Submit Your Poems
Get Your Premium Membership



Best Famous Henry Wadsworth Longfellow Poems

Here is a collection of the all-time best famous Henry Wadsworth Longfellow poems. This is a select list of the best famous Henry Wadsworth Longfellow poetry. Reading, writing, and enjoying famous Henry Wadsworth Longfellow poetry (as well as classical and contemporary poems) is a great past time. These top poems are the best examples of Henry Wadsworth Longfellow poems.

Search for the best famous Henry Wadsworth Longfellow poems, articles about Henry Wadsworth Longfellow poems, poetry blogs, or anything else Henry Wadsworth Longfellow poem related using the PoetrySoup search engine at the top of the page.

See also: Best Member Poems

by Henry Wadsworth Longfellow | |

The Childrens Hour

Between the dark and the daylight, 
When the night is beginning to lower, 
Comes a pause in the day's occupations, 
That is known as the Children's Hour.
I hear in the chamber above me The patter of little feet, The sound of a door that is opened, And voices soft and sweet.
From my study I see in the lamplight, Descending the broad hall stair, Grave Alice, and laughing Allegra, And Edith with golden hair.
A whisper, and then a silence: Yet I know by their merry eyes They are plotting and planning together To take me by surprise.
A sudden rush from the stairway, A sudden raid from the hall! By three doors left unguarded They enter my castle wall! They climb up into my turret O'er the arms and back of my chair; If I try to escape, they surround me; They seem to be everywhere.
They almost devour me with kisses, Their arms about me entwine, Till I think of the Bishop of Bingen In his Mouse-Tower on the Rhine! Do you think, O blue-eyed banditti, Because you have scaled the wall, Such an old mustache as I am Is not a match for you all! I have you fast in my fortress, And will not let you depart, But put you down into the dungeon In the round-tower of my heart.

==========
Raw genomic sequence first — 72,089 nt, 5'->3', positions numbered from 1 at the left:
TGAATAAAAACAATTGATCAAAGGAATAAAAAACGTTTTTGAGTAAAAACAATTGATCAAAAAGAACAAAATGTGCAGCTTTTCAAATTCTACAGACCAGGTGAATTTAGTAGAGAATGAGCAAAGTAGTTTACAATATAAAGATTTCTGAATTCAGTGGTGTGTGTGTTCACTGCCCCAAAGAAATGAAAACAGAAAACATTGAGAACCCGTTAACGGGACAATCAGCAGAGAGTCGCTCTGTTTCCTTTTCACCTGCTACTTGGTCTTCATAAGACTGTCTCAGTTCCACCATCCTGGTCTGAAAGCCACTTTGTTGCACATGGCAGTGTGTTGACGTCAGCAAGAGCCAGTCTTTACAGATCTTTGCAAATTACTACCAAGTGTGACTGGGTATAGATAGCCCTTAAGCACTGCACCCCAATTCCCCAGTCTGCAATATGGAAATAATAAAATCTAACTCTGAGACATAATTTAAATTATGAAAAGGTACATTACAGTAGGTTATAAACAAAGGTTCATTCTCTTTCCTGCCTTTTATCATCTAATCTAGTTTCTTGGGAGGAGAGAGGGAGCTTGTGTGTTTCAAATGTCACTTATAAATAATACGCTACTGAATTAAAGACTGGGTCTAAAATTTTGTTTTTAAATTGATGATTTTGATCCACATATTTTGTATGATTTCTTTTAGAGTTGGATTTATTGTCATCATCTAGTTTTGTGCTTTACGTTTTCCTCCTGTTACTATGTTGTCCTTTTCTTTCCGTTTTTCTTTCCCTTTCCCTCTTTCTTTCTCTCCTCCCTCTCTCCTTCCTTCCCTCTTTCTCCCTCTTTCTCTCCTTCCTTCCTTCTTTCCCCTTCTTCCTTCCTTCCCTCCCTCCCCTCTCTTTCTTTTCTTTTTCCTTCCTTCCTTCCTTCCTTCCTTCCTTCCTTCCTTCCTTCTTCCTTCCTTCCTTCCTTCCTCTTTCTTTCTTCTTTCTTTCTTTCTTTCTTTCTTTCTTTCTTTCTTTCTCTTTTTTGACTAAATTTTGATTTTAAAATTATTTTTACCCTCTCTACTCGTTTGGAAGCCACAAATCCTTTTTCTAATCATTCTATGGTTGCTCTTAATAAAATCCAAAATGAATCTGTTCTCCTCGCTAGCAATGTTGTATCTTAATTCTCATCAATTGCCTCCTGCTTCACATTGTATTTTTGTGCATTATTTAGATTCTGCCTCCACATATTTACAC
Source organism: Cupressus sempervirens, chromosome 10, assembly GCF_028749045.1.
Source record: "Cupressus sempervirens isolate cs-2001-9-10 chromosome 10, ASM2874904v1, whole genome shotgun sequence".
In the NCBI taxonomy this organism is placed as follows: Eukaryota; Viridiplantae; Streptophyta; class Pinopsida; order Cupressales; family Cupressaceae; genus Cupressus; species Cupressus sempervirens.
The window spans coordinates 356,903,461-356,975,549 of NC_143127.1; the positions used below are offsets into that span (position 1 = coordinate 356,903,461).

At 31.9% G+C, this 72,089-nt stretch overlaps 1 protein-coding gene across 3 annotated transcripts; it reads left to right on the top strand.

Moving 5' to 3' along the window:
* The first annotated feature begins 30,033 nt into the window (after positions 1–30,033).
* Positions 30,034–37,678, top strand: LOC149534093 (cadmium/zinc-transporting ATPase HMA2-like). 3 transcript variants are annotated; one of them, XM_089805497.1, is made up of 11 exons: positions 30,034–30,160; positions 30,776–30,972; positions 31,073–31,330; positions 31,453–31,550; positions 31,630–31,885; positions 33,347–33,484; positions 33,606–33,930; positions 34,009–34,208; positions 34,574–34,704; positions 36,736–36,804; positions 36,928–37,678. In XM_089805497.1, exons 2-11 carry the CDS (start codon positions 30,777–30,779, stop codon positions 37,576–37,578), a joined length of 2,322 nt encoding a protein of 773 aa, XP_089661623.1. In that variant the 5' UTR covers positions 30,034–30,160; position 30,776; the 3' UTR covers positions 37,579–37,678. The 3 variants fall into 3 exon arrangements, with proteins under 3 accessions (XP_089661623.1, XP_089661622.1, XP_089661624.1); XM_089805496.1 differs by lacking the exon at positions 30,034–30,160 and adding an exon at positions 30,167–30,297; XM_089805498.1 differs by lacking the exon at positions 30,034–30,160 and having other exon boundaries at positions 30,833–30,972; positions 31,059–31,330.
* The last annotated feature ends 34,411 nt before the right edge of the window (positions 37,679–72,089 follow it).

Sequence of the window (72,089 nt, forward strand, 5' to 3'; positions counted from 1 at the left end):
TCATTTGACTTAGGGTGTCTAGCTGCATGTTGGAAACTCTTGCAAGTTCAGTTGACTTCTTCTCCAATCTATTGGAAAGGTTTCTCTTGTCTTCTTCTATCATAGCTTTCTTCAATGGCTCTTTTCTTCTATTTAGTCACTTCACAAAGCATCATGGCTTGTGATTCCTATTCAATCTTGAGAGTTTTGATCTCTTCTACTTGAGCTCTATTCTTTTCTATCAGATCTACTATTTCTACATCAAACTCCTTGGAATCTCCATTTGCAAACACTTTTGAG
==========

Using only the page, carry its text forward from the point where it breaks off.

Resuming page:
And there will I keep you forever, Yes, forever and a day, Till the walls shall crumble to ruin, And moulder in dust away!


by Henry Wadsworth Longfellow | |

The Tide Rises the Tide Falls

The tide rises, the tide falls, 
The twilight darkens, the curlew calls; 
Along the sea-sands damp and brown 
The traveller hastens toward the town, 
  And the tide rises, the tide falls.
Darkness settles on roofs and walls, But the sea, the sea in the darkness calls; The little waves, with their soft, white hands, Efface the footprints in the sands, And the tide rises, the tide falls.
The morning breaks; the steeds in their stalls Stamp and neigh, as the hostler calls; The day returns, but nevermore Returns the traveller to the shore, And the tide rises, the tide falls.


by Henry Wadsworth Longfellow | |

The Fire of Drift-Wood

We sat within the farm-house old,
  Whose windows, looking o'er the bay,
Gave to the sea-breeze damp and cold,
  An easy entrance, night and day.
Not far away we saw the port, The strange, old-fashioned, silent town, The lighthouse, the dismantled fort, The wooden houses, quaint and brown.
We sat and talked until the night, Descending, filled the little room; Our faces faded from the sight, Our voices only broke the gloom.